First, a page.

Tate_Review
Reviews

Satyr and Satire

I think it only right to declare my interest at the outset, for I have known Robert DeMaria for a quarter of a century as a friend and as a colleague at Dowling College. After all these years, I should have learned something from that experience, and just now three pieces of advice come to mind: always accept an offer of homemade lasagna from Professor DeMaria; never raise after he calls during a poker game; and read The Satyr, now that you've got a second opportunity.

First published twenty years ago. The Satyr is the fourth of DeMaria's 14 novels and stands apart from his other works for its sheer playfulness, its experimental nature, and its brevity. This work denies ordinary reality, focusing on the psychology of the individual—or so it seems, if we are to take at face value the claims of the sex maniac who is the narrator.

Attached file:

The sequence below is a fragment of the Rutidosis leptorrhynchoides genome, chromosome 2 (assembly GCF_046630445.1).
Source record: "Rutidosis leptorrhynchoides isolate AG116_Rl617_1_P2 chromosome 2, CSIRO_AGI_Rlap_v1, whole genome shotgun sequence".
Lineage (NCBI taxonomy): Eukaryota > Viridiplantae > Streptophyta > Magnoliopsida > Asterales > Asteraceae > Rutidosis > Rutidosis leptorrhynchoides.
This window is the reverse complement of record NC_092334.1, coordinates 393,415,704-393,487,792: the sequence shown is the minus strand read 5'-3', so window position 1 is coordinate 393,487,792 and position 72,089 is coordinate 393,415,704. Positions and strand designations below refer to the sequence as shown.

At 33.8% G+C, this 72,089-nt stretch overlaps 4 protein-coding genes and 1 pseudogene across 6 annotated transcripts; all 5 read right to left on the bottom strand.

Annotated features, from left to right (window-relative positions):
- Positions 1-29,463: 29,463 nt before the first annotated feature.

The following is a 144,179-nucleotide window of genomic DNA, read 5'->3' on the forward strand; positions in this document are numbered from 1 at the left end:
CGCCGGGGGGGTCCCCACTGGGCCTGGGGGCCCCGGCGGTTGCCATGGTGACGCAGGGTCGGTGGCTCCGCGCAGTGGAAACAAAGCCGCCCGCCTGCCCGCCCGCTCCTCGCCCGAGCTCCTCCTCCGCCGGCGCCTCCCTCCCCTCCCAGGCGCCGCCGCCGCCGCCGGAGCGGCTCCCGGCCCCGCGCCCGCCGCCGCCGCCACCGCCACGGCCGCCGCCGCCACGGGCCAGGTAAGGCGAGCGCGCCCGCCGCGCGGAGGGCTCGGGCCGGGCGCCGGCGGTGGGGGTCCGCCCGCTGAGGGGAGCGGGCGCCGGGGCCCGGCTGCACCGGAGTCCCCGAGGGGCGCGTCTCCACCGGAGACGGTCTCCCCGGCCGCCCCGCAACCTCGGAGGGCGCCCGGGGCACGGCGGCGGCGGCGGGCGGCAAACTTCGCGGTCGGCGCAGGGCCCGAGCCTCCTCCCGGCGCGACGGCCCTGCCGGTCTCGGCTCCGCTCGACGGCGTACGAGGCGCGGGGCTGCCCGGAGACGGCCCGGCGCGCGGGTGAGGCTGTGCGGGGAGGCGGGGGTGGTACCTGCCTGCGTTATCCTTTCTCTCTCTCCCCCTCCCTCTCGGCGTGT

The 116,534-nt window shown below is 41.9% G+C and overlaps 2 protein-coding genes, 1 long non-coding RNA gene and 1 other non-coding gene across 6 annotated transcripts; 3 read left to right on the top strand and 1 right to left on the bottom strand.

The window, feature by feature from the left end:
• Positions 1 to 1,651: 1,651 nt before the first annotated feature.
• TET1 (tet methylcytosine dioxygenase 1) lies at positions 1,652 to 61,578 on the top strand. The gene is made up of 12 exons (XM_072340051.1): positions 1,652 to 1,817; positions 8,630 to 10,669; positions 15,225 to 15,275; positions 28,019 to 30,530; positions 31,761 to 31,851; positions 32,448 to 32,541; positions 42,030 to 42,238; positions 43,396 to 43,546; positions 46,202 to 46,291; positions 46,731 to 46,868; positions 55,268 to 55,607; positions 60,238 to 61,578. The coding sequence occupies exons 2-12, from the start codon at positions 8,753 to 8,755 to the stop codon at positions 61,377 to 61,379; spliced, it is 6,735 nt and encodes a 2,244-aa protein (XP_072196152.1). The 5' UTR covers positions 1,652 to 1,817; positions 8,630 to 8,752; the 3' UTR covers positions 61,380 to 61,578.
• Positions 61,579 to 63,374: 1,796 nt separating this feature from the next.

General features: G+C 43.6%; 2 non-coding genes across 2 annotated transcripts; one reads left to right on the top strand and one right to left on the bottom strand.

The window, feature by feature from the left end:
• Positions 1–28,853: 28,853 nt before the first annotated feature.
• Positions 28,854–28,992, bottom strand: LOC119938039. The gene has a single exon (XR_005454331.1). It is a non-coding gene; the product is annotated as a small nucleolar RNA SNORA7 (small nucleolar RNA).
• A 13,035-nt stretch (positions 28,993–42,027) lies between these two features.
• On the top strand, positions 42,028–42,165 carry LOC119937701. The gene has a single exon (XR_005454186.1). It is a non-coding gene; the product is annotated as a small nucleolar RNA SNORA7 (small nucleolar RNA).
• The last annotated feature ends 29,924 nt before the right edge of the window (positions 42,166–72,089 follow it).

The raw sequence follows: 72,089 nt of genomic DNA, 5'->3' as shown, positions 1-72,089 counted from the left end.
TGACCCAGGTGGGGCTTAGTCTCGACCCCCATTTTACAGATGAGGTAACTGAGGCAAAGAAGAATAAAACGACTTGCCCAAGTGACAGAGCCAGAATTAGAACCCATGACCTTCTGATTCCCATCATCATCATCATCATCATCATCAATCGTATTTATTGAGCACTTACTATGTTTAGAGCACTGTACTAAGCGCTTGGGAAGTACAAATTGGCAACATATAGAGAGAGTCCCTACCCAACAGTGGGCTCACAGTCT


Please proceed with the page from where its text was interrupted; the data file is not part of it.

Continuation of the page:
Without wishing to spoil the book for anyone who hasn't gotten through to the last page, I should discuss "face value" if only to dismiss it later. The narrative purports to be a Gogol-like diary of a madman. Marc McMann, who works as an editor in a publishing house in New York, wants to explain why he must murder his mother, Gertrude. But in explaining his motives he also reveals a satyriasis, a hypertrophy of the imagination, and a bent for philosophy that is compelling if perverse.

Killing your mom ain't easy and Marc flounders at the...

Join now to access the full article and gain access to other exclusive features.

Get Started

Already a member? Sign in here

X